We celebrate with the Body and Blood of Jesus at every mass, and also commemorate the Last Supper just before Good Friday. The liturgy, however, gives us this special feast to look at the history and reflect more deeply on the meaning of the Eucharist.
This account from the foundation of the Jewish religion gives us the background for Jesus’ words in the Gospel about the (new) covenant. It fit into the world view of that time that blood sacrifices were seen as the ultimate proof of dedication, a symbolic sign as it were of giving one’s own blood. It was also understood that a solemn agreement or ‘covenant’ needed a visible sign and commitment. God offered his promise as a gift of love and liberation, and the people agreed on their part to accept the covenant relationship by obedience to the Law.
Psalm 115/116:12-13, 15-18
The psalm verses fit so well that it hardly needs any comment: the ‘cup of salvation’ and the precious death of Jesus the perfect ‘servant’. Then comes our part in offering back to God in thanksgiving, as we do at mass in making the bread and wine our offering of the gifts he has given us.
The unknown author of this book is both showing the superiority of the new over the old covenant, and also using the Old Testament imagery to show how Jesus’ death worked as the perfect sacrifice. The reasoning is complex, especially if one does not know the details of the old Law, but the main point is easy to understand. Jesus’ sacrifice of his life (as symbolized by his blood on the cross) has superseded the old covenant with God and is a new and deeper reality, offered for all peoples and not just the Jewish nation.
‘Christ appeared as high priest’: the author in the verses before our selection has explained this perfect, everlasting priesthood of Christ and contrasted it with the temporary high priests who ministered in the Jewish temple. The first ‘tent’ was the portable temple the nomadic Jews carried with them, and where the inner sanctuary was thought of as the contact point with God. The ‘tent’ Jesus enters is thought of here as the ‘ideal’ which exists in heaven, and which Jesus ‘passes through’ taking his perfect sacrifice into the presence of God the Father. (‘Tabernacle’ is another translation for ‘tent’ and is the word we have taken for the place where the Blessed Sacrament is kept between masses.)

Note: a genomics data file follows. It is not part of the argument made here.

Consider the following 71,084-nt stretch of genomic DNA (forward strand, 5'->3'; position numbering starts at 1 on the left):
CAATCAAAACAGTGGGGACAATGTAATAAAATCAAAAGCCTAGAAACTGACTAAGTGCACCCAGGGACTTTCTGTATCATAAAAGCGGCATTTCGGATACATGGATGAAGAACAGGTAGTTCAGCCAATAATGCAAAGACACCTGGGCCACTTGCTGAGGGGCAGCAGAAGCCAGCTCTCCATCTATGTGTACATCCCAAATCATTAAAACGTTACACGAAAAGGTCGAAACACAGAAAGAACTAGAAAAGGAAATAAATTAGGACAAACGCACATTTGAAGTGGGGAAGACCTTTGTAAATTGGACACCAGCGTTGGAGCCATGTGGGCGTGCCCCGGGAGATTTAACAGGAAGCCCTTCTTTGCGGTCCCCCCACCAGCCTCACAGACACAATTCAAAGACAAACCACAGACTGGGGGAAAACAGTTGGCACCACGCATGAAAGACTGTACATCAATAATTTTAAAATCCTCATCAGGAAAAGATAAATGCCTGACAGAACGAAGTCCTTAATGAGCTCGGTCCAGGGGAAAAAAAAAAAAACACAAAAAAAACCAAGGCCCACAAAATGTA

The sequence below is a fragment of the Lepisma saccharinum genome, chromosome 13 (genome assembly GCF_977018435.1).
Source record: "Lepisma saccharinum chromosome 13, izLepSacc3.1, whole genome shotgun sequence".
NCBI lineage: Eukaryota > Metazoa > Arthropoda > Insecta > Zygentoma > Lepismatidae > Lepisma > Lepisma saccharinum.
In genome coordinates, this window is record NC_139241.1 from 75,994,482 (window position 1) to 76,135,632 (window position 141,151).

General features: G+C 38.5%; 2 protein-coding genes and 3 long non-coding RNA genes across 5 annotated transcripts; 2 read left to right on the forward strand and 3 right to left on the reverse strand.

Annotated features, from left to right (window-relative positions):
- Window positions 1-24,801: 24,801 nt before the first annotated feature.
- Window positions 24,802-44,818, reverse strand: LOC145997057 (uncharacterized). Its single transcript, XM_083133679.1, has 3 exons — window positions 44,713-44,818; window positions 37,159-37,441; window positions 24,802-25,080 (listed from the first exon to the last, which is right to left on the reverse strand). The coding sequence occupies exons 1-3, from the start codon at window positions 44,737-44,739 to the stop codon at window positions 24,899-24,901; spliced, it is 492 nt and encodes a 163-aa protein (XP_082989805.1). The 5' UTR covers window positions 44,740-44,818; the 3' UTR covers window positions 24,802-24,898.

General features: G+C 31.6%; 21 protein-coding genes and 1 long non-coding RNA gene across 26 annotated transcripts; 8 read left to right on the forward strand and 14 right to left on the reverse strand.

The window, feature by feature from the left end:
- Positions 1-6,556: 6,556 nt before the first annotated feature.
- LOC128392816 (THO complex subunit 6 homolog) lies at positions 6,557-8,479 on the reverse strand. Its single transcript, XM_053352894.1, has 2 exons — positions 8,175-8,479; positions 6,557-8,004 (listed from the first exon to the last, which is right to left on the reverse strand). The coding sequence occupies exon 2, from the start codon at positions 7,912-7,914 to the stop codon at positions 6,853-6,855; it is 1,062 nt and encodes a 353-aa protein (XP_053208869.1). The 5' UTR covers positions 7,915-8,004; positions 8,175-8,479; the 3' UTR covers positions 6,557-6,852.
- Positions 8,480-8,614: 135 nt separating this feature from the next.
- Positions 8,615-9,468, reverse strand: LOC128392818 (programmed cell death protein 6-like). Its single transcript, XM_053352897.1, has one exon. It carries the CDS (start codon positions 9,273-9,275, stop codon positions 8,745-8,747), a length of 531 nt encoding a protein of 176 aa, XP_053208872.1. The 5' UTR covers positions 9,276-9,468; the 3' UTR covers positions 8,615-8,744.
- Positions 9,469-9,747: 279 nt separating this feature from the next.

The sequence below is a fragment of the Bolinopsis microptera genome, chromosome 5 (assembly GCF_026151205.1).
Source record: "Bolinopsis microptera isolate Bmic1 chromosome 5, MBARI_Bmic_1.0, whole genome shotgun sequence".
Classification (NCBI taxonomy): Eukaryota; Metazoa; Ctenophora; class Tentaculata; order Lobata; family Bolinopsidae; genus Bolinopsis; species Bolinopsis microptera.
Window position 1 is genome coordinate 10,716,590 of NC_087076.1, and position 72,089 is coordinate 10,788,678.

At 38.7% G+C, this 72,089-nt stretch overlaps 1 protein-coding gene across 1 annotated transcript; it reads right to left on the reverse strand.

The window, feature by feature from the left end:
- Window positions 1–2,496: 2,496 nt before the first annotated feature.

Another contrast the author makes is between the blood of the old sacrifices and the ashes which were used to end forms of ritual uncleanness, compared with Jesus’ sacrifice which liberates us from the real defilement of sinfulness. Ritual ‘uncleanness’ could relate to some sinful actions, but also applied to many more acts and conditions that were thought in the mind-set of that time as making a person unfit for worship, and sometimes contact with others. One example is coming into contact with a corpse; more serious in consequences was the uncleanness associated with leprosy. This idea lies behind some of the healing descriptions and statements in the Gospels.
Mark 14:12-16, 22-26
After Easter time with its special gospel selections, we return to Mark, who is especially featured during Year B. For this feast, we jump towards the end of the Gospel with Mark’s account of the giving of the Eucharist at the Last Supper. It seems short and simple, yet a number of questions hang over it which concern the scholars. There are more than we need to take up here, but some comment may be helpful in understanding the history and meaning.